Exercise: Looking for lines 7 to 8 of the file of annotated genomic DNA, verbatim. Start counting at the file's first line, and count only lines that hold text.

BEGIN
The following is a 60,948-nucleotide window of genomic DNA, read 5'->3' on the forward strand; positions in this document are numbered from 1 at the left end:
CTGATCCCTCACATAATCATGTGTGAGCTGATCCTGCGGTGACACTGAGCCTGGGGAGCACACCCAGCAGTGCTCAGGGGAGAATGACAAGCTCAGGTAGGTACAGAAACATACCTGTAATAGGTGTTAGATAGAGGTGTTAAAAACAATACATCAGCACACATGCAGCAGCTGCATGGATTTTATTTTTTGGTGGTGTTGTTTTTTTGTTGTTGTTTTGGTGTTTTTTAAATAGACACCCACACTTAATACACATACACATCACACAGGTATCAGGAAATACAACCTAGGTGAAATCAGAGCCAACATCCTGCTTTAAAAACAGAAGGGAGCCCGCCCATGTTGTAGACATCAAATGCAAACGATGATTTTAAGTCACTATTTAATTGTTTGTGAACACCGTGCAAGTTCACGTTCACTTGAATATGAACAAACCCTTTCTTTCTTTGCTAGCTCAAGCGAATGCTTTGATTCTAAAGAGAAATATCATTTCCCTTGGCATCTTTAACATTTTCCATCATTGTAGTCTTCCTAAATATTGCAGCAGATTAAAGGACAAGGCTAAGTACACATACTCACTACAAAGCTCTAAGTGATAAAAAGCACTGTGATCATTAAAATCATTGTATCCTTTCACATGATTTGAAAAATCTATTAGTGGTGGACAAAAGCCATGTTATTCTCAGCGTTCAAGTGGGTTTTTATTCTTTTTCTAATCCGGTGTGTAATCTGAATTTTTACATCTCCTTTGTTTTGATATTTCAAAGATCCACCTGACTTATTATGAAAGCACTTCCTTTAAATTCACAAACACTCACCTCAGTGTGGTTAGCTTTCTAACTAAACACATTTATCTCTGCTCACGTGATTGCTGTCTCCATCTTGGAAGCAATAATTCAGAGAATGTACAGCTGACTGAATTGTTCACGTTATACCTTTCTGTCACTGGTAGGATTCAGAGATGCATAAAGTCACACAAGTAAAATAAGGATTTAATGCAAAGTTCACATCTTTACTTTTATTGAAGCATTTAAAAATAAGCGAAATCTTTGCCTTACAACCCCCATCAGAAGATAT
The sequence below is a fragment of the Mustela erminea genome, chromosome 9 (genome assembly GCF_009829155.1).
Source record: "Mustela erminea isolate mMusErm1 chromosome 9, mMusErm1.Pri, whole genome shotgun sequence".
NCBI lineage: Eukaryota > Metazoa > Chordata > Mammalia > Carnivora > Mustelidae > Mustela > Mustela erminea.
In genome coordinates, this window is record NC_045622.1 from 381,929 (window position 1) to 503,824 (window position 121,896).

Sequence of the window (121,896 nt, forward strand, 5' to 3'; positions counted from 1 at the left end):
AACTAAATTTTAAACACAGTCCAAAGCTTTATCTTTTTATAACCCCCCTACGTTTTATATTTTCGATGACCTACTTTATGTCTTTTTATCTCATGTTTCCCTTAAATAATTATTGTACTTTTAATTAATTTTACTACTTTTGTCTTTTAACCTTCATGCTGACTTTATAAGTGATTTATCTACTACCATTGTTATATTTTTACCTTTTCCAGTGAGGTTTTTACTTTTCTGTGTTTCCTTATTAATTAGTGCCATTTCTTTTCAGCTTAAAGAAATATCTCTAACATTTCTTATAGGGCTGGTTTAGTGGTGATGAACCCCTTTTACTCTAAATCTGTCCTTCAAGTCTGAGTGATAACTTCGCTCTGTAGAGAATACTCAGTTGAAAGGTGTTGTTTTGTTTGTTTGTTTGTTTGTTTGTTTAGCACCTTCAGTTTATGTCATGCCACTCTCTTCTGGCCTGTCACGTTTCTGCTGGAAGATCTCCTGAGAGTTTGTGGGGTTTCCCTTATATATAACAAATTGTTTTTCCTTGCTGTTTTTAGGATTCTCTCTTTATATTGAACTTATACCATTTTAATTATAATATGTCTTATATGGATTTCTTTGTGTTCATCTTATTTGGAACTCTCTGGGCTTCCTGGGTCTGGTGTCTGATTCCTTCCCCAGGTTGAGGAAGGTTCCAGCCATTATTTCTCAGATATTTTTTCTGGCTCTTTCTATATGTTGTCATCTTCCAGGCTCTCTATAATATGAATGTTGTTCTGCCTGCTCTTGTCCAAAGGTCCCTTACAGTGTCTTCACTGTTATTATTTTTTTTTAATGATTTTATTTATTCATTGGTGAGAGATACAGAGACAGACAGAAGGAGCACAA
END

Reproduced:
Sequence of the window (121,896 nt, forward strand, 5' to 3'; positions counted from 1 at the left end):
AACTAAATTTTAAACACAGTCCAAAGCTTTATCTTTTTATAACCCCCCTACGTTTTATATTTTCGATGACCTACTTTATGTCTTTTTATCTCATGTTTCCCTTAAATAATTATTGTACTTTTAATTAATTTTACTACTTTTGTCTTTTAACCTTCATGCTGACTTTATAAGTGATTTATCTACTACCATTGTTATATTTTTACCTTTTCCAGTGAGGTTTTTACTTTTCTGTGTTTCCTTATTAATTAGTGCCATTTCTTTTCAGCTTAAAGAAATATCTCTAACATTTCTTATAGGGCTGGTTTAGTGGTGATGAACCCCTTTTACTCTAAATCTGTCCTTCAAGTCTGAGTGATAACTTCGCTCTGTAGAGAATACTCAGTTGAAAGGTGTTGTTTTGTTTGTTTGTTTGTTTGTTTGTTTAGCACCTTCAGTTTATGTCATGCCACTCTCTTCTGGCCTGTCACGTTTCTGCTGGAAGATCTCCTGAGAGTTTGTGGGGTTTCCCTTATATATAACAAATTGTTTTTCCTTGCTGTTTTTAGGATTCTCTCTTTATATTGAACTTATACCATTTTAATTATAATATGTCTTATATGGATTTCTTTGTGTTCATCTTATTTGGAACTCTCTGGGCTTCCTGGGTCTGGTGTCTGATTCCTTCCCCAGGTTGAGGAAGGTTCCAGCCATTATTTCTCAGATATTTTTTCTGGCTCTTTCTATATGTTGTCATCTTCCAGGCTCTCTATAATATGAATGTTGTTCTGCCTGCTCTTGTCCAAAGGTCCCTTACAGTGTCTTCACTGTTATTATTTTTTTTTAATGATTTTATTTATTCATTGGTGAGAGATACAGAGACAGACAGAAGGAGCACAA